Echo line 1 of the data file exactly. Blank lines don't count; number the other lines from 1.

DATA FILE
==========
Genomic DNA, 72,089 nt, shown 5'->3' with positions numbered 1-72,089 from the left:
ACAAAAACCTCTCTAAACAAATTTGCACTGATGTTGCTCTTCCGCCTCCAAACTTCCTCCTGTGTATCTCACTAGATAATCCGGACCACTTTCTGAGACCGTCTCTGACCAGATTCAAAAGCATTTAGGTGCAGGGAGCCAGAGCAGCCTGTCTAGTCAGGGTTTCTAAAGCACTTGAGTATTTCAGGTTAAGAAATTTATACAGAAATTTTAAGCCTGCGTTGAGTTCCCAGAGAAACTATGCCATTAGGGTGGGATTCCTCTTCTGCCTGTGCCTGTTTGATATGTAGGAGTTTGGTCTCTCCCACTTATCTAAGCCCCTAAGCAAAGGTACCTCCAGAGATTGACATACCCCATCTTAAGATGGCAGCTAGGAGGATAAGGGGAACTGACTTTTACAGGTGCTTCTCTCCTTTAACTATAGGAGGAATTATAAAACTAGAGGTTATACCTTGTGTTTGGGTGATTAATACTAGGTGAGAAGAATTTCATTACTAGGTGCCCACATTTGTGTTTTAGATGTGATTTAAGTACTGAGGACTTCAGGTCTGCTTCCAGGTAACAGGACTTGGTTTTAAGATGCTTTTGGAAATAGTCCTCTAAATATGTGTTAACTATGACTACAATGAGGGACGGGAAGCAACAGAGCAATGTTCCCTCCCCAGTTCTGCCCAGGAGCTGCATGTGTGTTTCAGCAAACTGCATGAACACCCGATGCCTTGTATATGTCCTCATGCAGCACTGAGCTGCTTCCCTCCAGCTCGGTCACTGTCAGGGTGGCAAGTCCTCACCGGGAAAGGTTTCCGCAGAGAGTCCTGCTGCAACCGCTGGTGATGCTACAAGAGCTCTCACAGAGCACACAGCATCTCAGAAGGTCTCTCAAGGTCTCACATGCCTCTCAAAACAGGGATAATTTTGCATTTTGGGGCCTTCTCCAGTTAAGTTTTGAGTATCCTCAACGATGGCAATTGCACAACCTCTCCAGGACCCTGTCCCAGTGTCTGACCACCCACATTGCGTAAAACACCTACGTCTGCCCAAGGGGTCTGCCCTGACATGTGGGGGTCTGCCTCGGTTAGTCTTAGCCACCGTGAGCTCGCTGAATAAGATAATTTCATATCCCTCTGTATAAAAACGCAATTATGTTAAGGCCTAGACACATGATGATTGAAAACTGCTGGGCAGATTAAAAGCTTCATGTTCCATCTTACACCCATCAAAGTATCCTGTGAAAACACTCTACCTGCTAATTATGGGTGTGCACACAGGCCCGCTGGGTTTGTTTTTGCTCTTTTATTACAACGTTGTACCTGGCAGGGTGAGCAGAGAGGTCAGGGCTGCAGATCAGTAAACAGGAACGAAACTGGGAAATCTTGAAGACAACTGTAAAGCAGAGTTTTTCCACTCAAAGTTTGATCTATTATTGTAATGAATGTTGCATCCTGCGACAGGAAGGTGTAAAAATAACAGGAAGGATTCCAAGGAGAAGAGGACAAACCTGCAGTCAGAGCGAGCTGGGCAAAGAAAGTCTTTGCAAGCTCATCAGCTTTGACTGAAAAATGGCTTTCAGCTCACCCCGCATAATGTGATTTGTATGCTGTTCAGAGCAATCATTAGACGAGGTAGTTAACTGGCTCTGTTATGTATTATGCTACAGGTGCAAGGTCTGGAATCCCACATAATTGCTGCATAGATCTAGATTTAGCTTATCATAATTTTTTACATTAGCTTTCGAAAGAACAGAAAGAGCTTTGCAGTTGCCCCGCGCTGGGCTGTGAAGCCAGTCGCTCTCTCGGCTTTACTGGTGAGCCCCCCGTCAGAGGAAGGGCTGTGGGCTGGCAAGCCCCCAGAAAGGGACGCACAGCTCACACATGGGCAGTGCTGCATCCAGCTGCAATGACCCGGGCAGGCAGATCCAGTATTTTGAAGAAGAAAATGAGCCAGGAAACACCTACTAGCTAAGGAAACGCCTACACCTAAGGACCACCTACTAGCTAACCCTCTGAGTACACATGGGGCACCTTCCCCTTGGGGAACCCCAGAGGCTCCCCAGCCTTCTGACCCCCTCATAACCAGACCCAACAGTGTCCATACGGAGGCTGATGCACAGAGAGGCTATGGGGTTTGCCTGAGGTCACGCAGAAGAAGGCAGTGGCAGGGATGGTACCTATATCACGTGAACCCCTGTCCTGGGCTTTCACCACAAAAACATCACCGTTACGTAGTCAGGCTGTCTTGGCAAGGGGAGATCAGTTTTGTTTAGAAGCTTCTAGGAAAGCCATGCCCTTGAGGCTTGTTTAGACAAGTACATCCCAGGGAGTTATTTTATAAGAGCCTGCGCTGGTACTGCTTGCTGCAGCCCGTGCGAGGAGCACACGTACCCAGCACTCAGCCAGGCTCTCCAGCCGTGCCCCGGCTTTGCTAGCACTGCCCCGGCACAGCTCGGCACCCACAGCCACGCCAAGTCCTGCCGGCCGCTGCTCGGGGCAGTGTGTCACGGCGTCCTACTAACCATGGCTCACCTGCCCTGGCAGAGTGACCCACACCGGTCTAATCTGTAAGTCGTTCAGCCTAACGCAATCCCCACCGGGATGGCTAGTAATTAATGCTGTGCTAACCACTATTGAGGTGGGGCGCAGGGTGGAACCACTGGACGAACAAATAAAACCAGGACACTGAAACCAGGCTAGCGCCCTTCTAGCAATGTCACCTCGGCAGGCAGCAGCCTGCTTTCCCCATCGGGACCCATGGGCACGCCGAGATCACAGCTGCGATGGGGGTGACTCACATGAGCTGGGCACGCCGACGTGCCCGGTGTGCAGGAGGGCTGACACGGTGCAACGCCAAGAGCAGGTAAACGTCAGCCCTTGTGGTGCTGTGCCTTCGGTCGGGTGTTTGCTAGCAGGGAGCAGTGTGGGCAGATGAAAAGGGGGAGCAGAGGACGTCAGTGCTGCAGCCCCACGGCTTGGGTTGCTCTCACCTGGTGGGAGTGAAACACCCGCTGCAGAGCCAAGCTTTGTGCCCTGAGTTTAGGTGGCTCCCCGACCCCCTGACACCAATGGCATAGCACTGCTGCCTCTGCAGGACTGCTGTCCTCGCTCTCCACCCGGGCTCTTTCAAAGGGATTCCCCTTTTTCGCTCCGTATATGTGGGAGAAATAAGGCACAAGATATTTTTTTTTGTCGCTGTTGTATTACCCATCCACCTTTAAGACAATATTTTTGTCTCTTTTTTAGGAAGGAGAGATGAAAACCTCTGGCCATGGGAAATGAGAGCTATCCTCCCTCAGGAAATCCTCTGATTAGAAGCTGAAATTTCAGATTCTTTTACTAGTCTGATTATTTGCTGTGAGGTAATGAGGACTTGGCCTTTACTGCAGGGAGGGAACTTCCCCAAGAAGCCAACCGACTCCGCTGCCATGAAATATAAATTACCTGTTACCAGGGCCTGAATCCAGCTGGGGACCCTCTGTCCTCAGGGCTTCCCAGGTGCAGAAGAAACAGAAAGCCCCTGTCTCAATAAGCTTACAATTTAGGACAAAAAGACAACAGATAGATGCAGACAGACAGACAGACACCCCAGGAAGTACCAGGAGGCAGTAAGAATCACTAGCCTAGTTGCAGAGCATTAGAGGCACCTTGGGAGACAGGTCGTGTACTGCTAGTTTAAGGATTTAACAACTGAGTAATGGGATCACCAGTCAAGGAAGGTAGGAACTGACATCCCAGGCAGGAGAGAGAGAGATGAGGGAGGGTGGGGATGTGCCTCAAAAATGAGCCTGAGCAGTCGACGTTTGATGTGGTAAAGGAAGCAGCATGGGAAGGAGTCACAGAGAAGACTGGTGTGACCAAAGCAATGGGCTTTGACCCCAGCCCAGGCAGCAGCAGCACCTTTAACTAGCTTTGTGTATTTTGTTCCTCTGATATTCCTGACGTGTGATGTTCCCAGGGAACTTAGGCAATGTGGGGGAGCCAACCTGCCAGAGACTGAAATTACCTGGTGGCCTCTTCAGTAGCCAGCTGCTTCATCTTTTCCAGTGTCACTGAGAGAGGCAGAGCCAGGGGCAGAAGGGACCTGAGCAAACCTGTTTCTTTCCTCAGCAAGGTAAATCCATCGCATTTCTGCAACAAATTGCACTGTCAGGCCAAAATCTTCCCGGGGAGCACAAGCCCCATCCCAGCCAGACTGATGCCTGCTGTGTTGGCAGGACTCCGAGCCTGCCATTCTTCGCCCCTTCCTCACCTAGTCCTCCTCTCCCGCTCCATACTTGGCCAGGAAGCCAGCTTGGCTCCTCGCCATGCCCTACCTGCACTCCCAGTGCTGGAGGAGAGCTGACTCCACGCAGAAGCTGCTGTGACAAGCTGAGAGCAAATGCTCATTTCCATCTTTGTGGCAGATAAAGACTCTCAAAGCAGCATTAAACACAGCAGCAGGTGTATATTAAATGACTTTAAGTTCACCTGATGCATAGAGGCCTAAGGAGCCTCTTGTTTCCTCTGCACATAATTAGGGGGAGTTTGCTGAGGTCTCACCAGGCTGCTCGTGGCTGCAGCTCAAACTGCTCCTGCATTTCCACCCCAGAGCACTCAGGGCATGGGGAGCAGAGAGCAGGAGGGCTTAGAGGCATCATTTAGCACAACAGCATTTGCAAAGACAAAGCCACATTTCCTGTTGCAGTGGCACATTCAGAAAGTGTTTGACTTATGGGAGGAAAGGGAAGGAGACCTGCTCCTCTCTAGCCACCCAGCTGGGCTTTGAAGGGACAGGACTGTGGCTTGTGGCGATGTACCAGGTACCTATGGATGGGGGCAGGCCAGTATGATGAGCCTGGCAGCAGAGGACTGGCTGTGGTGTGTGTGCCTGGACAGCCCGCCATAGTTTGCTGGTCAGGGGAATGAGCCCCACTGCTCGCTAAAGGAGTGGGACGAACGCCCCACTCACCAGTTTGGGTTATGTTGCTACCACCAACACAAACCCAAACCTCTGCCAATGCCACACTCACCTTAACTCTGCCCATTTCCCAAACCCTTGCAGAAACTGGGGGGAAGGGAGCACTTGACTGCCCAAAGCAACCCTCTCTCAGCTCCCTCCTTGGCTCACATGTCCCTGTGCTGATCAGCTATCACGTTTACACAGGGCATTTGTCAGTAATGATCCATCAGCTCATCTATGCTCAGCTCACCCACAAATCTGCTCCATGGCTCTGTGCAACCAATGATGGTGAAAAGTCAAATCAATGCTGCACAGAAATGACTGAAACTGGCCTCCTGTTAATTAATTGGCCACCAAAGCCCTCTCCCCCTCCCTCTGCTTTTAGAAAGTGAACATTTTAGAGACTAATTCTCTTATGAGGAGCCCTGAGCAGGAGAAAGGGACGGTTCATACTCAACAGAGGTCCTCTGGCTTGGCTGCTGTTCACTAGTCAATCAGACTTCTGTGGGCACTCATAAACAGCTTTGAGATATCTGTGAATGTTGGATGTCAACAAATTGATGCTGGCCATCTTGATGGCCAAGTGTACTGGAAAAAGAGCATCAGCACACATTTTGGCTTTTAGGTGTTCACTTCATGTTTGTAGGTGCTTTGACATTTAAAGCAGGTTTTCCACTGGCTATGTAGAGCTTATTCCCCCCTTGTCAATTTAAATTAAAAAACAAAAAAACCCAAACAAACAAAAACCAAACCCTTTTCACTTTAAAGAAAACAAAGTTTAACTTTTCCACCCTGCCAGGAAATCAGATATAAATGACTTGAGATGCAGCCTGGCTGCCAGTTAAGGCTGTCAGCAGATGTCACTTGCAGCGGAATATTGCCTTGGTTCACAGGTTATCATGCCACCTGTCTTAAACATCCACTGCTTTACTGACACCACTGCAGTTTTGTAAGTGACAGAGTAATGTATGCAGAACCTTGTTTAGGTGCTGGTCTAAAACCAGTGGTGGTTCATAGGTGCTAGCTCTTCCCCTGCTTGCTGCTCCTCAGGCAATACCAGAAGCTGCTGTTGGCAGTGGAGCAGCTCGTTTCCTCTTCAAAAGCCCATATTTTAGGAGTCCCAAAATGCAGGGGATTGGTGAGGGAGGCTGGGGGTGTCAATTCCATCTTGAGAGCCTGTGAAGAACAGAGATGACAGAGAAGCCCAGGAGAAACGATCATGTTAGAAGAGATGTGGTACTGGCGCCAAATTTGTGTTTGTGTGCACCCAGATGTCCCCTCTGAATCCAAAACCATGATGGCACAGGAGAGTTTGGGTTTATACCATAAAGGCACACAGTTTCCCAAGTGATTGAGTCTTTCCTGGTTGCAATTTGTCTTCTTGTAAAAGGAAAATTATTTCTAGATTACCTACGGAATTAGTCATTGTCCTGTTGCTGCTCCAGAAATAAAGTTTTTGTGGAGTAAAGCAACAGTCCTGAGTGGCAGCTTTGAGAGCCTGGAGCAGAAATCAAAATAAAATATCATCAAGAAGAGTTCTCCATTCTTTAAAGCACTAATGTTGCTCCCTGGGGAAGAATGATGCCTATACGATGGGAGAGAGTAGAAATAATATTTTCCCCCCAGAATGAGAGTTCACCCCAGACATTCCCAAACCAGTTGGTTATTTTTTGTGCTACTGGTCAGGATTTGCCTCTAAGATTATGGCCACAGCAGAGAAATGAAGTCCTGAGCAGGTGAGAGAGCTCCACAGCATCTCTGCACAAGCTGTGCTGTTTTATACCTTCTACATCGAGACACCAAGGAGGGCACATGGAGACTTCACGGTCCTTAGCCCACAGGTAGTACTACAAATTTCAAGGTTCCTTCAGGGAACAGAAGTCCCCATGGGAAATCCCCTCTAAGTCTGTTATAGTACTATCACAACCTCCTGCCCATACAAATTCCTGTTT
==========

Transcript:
Genomic DNA, 72,089 nt, shown 5'->3' with positions numbered 1-72,089 from the left: